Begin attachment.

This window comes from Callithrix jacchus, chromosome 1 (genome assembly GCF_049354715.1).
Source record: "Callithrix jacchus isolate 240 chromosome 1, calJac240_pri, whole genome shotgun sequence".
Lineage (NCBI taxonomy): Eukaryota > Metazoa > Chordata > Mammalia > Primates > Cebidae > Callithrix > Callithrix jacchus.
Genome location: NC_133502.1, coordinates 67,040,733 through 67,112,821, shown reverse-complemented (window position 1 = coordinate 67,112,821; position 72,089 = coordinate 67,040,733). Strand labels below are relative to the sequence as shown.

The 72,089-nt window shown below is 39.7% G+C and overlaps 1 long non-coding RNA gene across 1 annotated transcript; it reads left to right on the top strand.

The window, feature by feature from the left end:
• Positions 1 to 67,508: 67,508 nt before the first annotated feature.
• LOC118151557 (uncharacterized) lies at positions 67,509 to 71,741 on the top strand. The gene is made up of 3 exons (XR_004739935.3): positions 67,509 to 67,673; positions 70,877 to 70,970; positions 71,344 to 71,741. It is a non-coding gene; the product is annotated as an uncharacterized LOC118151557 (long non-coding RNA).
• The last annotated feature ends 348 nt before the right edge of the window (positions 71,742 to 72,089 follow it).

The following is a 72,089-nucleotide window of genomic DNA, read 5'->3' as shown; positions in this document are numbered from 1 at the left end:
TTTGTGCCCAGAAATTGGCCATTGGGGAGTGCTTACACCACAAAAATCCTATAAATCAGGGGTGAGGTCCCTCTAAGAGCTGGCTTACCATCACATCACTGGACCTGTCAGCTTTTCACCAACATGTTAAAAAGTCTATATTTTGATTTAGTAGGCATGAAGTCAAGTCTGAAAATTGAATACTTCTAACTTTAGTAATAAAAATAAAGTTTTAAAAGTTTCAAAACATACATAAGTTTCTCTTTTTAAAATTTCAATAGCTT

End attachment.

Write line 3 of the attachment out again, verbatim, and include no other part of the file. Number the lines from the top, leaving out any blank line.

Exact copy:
Lineage (NCBI taxonomy): Eukaryota > Metazoa > Chordata > Mammalia > Primates > Cebidae > Callithrix > Callithrix jacchus.